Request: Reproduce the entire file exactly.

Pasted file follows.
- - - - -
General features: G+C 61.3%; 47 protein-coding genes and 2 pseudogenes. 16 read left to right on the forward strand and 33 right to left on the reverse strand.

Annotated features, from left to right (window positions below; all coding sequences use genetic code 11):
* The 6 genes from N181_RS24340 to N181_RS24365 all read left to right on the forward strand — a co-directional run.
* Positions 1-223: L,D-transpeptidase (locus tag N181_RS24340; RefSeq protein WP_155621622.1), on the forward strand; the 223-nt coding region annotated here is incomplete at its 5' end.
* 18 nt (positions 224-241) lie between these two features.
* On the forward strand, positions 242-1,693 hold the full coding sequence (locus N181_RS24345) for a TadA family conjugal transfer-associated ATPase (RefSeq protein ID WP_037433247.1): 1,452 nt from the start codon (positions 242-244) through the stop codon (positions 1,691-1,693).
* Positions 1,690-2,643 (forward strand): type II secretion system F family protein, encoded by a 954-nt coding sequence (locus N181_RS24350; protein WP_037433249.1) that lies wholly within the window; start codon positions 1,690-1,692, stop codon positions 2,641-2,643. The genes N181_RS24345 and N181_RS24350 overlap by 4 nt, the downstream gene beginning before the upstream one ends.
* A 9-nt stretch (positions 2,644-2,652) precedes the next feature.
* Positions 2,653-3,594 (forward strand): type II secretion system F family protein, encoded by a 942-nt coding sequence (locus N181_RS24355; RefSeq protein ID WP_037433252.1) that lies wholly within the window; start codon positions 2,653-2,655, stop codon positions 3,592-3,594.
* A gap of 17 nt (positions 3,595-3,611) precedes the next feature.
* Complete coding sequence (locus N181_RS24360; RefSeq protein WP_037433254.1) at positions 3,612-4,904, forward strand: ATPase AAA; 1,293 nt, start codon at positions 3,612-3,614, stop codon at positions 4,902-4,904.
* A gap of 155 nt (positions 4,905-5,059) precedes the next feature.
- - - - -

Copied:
General features: G+C 61.3%; 47 protein-coding genes and 2 pseudogenes. 16 read left to right on the forward strand and 33 right to left on the reverse strand.

Annotated features, from left to right (window positions below; all coding sequences use genetic code 11):
* The 6 genes from N181_RS24340 to N181_RS24365 all read left to right on the forward strand — a co-directional run.
* Positions 1-223: L,D-transpeptidase (locus tag N181_RS24340; RefSeq protein WP_155621622.1), on the forward strand; the 223-nt coding region annotated here is incomplete at its 5' end.
* 18 nt (positions 224-241) lie between these two features.
* On the forward strand, positions 242-1,693 hold the full coding sequence (locus N181_RS24345) for a TadA family conjugal transfer-associated ATPase (RefSeq protein ID WP_037433247.1): 1,452 nt from the start codon (positions 242-244) through the stop codon (positions 1,691-1,693).
* Positions 1,690-2,643 (forward strand): type II secretion system F family protein, encoded by a 954-nt coding sequence (locus N181_RS24350; protein WP_037433249.1) that lies wholly within the window; start codon positions 1,690-1,692, stop codon positions 2,641-2,643. The genes N181_RS24345 and N181_RS24350 overlap by 4 nt, the downstream gene beginning before the upstream one ends.
* A 9-nt stretch (positions 2,644-2,652) precedes the next feature.
* Positions 2,653-3,594 (forward strand): type II secretion system F family protein, encoded by a 942-nt coding sequence (locus N181_RS24355; RefSeq protein ID WP_037433252.1) that lies wholly within the window; start codon positions 2,653-2,655, stop codon positions 3,592-3,594.
* A gap of 17 nt (positions 3,595-3,611) precedes the next feature.
* Complete coding sequence (locus N181_RS24360; RefSeq protein WP_037433254.1) at positions 3,612-4,904, forward strand: ATPase AAA; 1,293 nt, start codon at positions 3,612-3,614, stop codon at positions 4,902-4,904.
* A gap of 155 nt (positions 4,905-5,059) precedes the next feature.